always

d) If a is instead any real number, what do you add to it to get 0?

-a

Inverses Part 2

a) What can you multiply by 9 to get 1?

\frac{1}{9}

b) There is one number that can't be multiplied by any other number to get 1. What number is it?

0

c) If a is an integer not equal to your answer to part b, what can you multiply a by to get 1?

\frac{1}{a}

d) The answer to part c is _________ an integer. 

sometimes

e) Fill in the gaps.
\frac{1}{2}\times ? = 1

2

\frac{3}{4}\times? = 1

\frac{4}{3}

\frac{a}{b}\times? = 1

\frac{b}{a}

Multiplying Integers

a) What is 7\times 8?

56

b) Is your answer an integer?

yes

c) When you multiply to integers together you _________ get an integer. 

always

Multiplying Rationals

a) What is \frac{2}{5}\times \frac{3}{7}?

\frac{6}{35}

b) Is your answer rational?

yes

c) Let's see if that's true in general by considering two rational numbers \frac{a}{b} and \frac{c}{d} (a, b, c, d are integers, b\neq 0, d\neq 0).  We need to find out if their product satisfies the definition of a rational number; that is, can it be written as a fraction where the numerator and the denominator are both integers and the denominator is not 0?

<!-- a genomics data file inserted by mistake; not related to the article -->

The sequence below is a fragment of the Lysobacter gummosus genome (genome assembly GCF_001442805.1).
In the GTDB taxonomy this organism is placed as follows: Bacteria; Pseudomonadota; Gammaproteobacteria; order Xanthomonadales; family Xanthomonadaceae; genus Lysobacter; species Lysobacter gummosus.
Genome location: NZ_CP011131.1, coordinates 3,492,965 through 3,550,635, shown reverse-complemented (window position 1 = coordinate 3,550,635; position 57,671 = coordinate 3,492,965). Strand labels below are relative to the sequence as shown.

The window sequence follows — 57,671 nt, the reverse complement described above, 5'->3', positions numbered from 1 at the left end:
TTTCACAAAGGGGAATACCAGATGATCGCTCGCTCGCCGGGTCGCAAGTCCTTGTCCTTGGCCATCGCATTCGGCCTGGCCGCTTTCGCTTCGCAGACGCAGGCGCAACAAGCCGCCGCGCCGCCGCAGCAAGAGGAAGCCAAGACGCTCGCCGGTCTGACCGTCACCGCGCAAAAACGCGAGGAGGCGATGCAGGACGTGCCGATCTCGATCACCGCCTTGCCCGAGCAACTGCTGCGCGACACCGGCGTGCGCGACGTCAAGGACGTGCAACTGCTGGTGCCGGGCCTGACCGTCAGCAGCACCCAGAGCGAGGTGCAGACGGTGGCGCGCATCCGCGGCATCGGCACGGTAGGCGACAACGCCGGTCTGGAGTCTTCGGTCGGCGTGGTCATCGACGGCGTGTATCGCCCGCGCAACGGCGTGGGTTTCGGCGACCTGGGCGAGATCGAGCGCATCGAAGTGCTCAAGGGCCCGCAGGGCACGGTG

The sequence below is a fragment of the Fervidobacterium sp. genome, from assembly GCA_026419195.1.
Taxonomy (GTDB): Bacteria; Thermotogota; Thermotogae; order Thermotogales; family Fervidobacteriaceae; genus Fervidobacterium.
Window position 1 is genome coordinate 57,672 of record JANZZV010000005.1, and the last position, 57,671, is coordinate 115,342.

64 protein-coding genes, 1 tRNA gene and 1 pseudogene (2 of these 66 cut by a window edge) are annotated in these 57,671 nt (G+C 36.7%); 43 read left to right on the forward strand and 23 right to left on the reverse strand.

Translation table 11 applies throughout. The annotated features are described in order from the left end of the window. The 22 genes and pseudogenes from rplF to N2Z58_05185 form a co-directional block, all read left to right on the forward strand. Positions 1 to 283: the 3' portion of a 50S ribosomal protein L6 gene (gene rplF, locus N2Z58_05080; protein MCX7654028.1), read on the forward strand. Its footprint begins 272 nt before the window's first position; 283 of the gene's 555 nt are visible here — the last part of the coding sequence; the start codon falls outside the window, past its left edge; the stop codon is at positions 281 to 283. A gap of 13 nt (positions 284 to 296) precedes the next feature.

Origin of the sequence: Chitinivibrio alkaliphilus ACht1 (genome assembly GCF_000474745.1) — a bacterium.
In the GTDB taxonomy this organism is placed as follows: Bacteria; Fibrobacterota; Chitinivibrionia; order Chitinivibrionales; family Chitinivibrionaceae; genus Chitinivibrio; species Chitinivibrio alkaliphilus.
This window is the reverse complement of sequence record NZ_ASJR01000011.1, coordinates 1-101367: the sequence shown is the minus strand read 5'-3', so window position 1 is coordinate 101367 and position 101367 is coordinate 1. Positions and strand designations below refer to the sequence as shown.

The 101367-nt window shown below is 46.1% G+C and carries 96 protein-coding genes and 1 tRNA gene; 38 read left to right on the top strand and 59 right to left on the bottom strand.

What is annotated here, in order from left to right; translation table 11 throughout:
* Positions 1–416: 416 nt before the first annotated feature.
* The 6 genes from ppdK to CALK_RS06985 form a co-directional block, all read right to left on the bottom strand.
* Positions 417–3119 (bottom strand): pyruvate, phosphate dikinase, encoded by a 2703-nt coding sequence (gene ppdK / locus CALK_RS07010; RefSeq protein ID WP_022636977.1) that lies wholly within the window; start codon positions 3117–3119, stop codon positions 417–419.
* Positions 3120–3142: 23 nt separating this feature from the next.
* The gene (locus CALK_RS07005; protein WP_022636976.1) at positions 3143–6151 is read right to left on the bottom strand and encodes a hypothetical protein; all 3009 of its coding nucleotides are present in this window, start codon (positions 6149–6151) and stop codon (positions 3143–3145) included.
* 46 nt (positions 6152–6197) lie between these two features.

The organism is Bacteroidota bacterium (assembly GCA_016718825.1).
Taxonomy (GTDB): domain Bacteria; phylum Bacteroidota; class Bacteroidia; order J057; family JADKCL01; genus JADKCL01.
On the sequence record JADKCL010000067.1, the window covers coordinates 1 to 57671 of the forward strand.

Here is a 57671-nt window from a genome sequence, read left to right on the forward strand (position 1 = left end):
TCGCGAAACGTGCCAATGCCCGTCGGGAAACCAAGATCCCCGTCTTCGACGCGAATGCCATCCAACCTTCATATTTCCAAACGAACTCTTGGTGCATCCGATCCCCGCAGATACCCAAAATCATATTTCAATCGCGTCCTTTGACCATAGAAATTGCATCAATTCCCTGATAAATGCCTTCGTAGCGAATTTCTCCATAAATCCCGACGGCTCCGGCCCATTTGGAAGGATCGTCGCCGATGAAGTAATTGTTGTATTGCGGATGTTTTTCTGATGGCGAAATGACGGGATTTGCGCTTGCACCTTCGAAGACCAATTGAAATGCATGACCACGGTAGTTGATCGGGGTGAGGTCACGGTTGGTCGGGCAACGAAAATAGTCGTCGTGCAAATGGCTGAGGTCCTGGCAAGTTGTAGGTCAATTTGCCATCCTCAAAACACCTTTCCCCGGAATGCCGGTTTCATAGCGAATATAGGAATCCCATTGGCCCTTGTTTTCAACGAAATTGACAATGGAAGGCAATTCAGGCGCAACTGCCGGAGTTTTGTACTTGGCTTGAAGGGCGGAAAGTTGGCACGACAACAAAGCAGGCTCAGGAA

i) What is the product of \frac{a}{b} and \frac{c}{d}?

\frac{ac}{bd}

ii) Is the numerator an integer? Is the denominator an integer?

yes and yes

iii) Does it satisfy the definition of a rational number?

yes

So the product of rational numbers is ________ rational. 

always

Multiplying Irrationals

Round any irrational answers to 3 decimal places. (Hint: If your answer is not an integer, it's irrational.)
a) What is the product of \sqrt2 and \sqrt 8?

\sqrt 2\sqrt8= \sqrt{16} = 4

b) Is this irrational?

no

c) What is the product of \sqrt2 and \sqrt3?

\sqrt2\sqrt3 = \sqrt6\approx 2.449

d) Is this irrational?

yes

e) The product of irrational numbers is _________ irrational. 

sometimes